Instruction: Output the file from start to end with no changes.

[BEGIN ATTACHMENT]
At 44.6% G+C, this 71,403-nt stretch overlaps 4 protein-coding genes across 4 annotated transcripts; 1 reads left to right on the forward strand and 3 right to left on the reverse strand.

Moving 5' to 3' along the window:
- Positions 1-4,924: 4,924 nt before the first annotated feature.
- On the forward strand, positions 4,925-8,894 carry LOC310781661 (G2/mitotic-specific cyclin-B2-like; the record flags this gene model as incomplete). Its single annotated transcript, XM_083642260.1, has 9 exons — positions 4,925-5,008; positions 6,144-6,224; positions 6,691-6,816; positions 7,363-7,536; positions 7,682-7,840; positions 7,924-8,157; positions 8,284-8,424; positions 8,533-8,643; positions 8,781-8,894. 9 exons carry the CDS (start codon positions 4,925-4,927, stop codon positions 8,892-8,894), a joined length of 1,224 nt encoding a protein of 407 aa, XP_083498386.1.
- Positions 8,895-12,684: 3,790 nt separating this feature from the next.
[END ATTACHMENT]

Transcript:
At 44.6% G+C, this 71,403-nt stretch overlaps 4 protein-coding genes across 4 annotated transcripts; 1 reads left to right on the forward strand and 3 right to left on the reverse strand.

Moving 5' to 3' along the window:
- Positions 1-4,924: 4,924 nt before the first annotated feature.
- On the forward strand, positions 4,925-8,894 carry LOC310781661 (G2/mitotic-specific cyclin-B2-like; the record flags this gene model as incomplete). Its single annotated transcript, XM_083642260.1, has 9 exons — positions 4,925-5,008; positions 6,144-6,224; positions 6,691-6,816; positions 7,363-7,536; positions 7,682-7,840; positions 7,924-8,157; positions 8,284-8,424; positions 8,533-8,643; positions 8,781-8,894. 9 exons carry the CDS (start codon positions 4,925-4,927, stop codon positions 8,892-8,894), a joined length of 1,224 nt encoding a protein of 407 aa, XP_083498386.1.
- Positions 8,895-12,684: 3,790 nt separating this feature from the next.